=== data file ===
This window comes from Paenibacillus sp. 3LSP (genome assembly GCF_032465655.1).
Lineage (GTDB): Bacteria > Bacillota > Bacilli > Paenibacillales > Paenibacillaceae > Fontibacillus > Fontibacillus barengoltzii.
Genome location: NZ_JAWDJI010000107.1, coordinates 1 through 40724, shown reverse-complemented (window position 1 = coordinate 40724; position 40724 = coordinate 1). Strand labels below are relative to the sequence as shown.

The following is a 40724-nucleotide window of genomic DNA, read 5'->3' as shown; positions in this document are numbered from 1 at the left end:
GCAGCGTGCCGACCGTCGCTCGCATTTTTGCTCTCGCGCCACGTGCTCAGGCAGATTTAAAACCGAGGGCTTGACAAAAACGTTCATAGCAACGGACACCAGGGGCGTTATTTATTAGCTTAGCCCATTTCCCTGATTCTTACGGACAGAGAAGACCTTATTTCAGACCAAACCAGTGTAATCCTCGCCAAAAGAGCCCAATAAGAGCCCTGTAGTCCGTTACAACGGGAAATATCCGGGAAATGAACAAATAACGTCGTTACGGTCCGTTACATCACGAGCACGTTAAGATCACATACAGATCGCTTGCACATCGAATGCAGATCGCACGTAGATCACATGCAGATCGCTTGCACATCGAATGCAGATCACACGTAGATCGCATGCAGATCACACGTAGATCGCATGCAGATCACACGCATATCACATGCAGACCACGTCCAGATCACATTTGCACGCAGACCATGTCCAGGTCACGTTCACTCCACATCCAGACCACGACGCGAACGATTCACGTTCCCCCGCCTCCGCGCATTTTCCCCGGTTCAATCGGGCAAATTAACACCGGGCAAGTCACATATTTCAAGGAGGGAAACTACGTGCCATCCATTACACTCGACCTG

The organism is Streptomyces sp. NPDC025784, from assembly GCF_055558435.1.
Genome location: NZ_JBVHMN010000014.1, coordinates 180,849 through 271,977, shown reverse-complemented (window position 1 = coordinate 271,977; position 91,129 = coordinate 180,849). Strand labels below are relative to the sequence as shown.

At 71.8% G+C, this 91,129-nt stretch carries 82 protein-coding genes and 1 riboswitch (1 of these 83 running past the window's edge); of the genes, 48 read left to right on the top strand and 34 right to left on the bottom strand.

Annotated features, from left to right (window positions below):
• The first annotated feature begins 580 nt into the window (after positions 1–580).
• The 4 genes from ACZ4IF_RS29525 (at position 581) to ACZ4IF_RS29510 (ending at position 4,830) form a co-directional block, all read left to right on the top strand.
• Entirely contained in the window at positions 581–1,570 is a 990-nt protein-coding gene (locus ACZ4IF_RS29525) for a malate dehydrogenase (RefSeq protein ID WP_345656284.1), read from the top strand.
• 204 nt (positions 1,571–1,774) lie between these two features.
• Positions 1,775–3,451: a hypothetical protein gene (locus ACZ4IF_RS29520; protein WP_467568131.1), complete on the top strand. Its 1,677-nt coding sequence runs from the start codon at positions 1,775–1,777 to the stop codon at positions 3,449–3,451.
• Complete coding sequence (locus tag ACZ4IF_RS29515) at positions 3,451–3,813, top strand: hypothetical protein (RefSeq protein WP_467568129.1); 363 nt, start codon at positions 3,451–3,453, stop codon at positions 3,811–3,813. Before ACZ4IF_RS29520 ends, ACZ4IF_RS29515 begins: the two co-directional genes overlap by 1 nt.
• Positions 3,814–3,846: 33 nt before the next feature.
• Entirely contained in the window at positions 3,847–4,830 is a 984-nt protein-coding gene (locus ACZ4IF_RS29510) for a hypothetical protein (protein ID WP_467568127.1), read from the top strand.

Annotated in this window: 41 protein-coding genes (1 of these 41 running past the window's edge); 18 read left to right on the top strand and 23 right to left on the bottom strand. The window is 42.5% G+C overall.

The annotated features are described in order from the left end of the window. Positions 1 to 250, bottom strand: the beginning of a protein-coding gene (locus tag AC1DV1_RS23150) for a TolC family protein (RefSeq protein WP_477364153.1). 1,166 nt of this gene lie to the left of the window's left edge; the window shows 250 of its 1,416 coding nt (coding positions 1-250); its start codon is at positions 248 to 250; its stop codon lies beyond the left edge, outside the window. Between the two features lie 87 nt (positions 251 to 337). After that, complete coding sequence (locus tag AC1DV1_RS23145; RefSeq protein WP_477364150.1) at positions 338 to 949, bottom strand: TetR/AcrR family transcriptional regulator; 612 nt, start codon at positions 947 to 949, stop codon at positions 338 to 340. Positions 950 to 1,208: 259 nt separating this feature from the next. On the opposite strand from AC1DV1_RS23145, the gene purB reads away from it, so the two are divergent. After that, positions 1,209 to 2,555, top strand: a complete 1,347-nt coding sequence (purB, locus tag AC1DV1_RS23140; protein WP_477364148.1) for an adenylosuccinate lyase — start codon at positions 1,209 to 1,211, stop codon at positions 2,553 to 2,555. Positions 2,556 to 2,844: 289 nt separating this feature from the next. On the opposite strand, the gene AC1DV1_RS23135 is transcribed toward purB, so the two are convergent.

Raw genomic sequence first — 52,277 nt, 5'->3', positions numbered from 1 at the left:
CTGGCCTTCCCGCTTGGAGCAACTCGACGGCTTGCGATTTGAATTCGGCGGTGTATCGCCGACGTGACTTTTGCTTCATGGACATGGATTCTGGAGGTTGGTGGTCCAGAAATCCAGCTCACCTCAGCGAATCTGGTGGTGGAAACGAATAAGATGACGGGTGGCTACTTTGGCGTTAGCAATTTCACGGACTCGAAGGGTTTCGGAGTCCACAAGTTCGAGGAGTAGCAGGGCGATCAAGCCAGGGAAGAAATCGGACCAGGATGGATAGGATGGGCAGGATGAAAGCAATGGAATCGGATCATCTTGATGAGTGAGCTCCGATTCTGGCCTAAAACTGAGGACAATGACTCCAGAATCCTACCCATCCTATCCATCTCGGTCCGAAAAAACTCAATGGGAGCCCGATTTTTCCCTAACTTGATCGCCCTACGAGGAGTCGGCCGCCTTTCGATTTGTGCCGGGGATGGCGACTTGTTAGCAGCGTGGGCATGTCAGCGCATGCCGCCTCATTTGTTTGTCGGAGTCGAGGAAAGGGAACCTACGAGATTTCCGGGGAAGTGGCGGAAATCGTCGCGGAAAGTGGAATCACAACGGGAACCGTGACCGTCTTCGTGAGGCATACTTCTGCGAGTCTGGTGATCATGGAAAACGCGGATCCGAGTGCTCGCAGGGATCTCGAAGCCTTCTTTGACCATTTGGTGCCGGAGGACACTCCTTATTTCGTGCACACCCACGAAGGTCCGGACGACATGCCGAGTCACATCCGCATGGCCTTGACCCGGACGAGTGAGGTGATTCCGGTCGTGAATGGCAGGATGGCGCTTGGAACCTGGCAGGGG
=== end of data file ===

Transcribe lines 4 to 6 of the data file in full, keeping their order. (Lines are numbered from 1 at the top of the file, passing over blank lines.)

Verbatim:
The following is a 40724-nucleotide window of genomic DNA, read 5'->3' as shown; positions in this document are numbered from 1 at the left end:
GCAGCGTGCCGACCGTCGCTCGCATTTTTGCTCTCGCGCCACGTGCTCAGGCAGATTTAAAACCGAGGGCTTGACAAAAACGTTCATAGCAACGGACACCAGGGGCGTTATTTATTAGCTTAGCCCATTTCCCTGATTCTTACGGACAGAGAAGACCTTATTTCAGACCAAACCAGTGTAATCCTCGCCAAAAGAGCCCAATAAGAGCCCTGTAGTCCGTTACAACGGGAAATATCCGGGAAATGAACAAATAACGTCGTTACGGTCCGTTACATCACGAGCACGTTAAGATCACATACAGATCGCTTGCACATCGAATGCAGATCGCACGTAGATCACATGCAGATCGCTTGCACATCGAATGCAGATCACACGTAGATCGCATGCAGATCACACGTAGATCGCATGCAGATCACACGCATATCACATGCAGACCACGTCCAGATCACATTTGCACGCAGACCATGTCCAGGTCACGTTCACTCCACATCCAGACCACGACGCGAACGATTCACGTTCCCCCGCCTCCGCGCATTTTCCCCGGTTCAATCGGGCAAATTAACACCGGGCAAGTCACATATTTCAAGGAGGGAAACTACGTGCCATCCATTACACTCGACCTG

The organism is Streptomyces sp. NPDC025784, from assembly GCF_055558435.1.